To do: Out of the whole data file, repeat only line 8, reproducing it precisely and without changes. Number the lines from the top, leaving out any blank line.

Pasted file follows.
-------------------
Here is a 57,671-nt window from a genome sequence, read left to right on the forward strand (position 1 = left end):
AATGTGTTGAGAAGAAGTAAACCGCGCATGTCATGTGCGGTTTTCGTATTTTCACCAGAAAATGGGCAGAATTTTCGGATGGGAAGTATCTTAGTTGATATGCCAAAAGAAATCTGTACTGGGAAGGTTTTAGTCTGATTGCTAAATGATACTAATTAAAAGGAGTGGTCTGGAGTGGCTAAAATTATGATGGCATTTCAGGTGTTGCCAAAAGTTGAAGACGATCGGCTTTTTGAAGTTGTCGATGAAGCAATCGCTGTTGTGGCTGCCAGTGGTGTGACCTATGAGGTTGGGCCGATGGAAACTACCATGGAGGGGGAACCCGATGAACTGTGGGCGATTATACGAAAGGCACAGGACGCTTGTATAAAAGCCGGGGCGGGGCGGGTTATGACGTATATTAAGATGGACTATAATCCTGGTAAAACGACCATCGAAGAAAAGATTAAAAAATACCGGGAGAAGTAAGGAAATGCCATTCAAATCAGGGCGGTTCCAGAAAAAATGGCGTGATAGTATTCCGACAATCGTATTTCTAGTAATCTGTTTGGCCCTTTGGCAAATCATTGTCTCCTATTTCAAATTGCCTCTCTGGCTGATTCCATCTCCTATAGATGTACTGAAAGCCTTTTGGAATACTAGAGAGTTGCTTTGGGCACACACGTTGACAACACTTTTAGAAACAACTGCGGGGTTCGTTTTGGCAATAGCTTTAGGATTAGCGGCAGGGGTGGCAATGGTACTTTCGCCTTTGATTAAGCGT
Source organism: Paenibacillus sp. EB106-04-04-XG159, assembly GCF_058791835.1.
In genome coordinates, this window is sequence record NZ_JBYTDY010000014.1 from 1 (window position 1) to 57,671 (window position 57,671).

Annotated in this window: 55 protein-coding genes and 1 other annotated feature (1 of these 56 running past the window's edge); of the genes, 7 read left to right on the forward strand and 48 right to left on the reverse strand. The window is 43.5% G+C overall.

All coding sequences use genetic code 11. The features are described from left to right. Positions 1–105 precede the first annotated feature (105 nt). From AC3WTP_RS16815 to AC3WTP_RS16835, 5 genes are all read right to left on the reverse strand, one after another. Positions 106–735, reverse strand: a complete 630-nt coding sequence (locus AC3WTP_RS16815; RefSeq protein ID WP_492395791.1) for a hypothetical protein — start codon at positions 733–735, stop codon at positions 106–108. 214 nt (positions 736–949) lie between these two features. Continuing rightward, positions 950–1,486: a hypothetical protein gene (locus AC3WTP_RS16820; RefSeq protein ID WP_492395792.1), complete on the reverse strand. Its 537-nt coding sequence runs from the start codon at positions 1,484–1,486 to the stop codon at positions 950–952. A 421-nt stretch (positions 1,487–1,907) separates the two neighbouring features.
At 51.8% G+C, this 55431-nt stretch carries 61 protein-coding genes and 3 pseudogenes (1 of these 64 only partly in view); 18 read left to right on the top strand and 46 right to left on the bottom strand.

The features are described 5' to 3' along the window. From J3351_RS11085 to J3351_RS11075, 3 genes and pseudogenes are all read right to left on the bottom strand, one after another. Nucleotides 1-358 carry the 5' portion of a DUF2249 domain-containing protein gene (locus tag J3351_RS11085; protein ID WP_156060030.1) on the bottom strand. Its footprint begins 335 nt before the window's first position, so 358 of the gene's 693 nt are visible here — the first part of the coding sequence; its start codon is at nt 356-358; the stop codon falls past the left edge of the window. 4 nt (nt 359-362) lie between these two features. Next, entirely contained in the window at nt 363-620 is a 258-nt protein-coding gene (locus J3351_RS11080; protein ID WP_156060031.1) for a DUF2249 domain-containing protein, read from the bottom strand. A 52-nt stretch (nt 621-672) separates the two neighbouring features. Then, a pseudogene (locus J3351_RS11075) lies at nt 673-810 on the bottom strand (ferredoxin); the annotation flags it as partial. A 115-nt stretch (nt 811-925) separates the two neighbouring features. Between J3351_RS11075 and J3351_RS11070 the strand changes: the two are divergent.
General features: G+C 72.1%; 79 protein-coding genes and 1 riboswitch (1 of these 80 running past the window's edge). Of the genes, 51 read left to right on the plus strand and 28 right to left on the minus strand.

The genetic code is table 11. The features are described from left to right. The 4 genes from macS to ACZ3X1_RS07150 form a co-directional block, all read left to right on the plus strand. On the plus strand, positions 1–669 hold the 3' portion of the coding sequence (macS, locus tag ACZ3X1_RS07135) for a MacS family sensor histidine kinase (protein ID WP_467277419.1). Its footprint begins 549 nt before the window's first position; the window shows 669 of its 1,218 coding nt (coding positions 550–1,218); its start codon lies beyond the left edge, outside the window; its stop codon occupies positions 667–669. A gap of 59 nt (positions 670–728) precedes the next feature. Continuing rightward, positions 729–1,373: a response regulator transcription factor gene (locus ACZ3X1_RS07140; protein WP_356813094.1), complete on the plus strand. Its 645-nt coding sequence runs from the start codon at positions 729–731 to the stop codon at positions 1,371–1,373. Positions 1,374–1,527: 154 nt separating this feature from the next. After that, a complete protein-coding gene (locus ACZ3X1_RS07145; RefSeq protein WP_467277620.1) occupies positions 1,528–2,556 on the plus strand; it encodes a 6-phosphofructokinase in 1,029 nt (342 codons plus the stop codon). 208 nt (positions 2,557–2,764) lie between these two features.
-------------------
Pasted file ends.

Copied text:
The features are described 5' to 3' along the window. From J3351_RS11085 to J3351_RS11075, 3 genes and pseudogenes are all read right to left on the bottom strand, one after another. Nucleotides 1-358 carry the 5' portion of a DUF2249 domain-containing protein gene (locus tag J3351_RS11085; protein ID WP_156060030.1) on the bottom strand. Its footprint begins 335 nt before the window's first position, so 358 of the gene's 693 nt are visible here — the first part of the coding sequence; its start codon is at nt 356-358; the stop codon falls past the left edge of the window. 4 nt (nt 359-362) lie between these two features. Next, entirely contained in the window at nt 363-620 is a 258-nt protein-coding gene (locus J3351_RS11080; protein ID WP_156060031.1) for a DUF2249 domain-containing protein, read from the bottom strand. A 52-nt stretch (nt 621-672) separates the two neighbouring features. Then, a pseudogene (locus J3351_RS11075) lies at nt 673-810 on the bottom strand (ferredoxin); the annotation flags it as partial. A 115-nt stretch (nt 811-925) separates the two neighbouring features. Between J3351_RS11075 and J3351_RS11070 the strand changes: the two are divergent.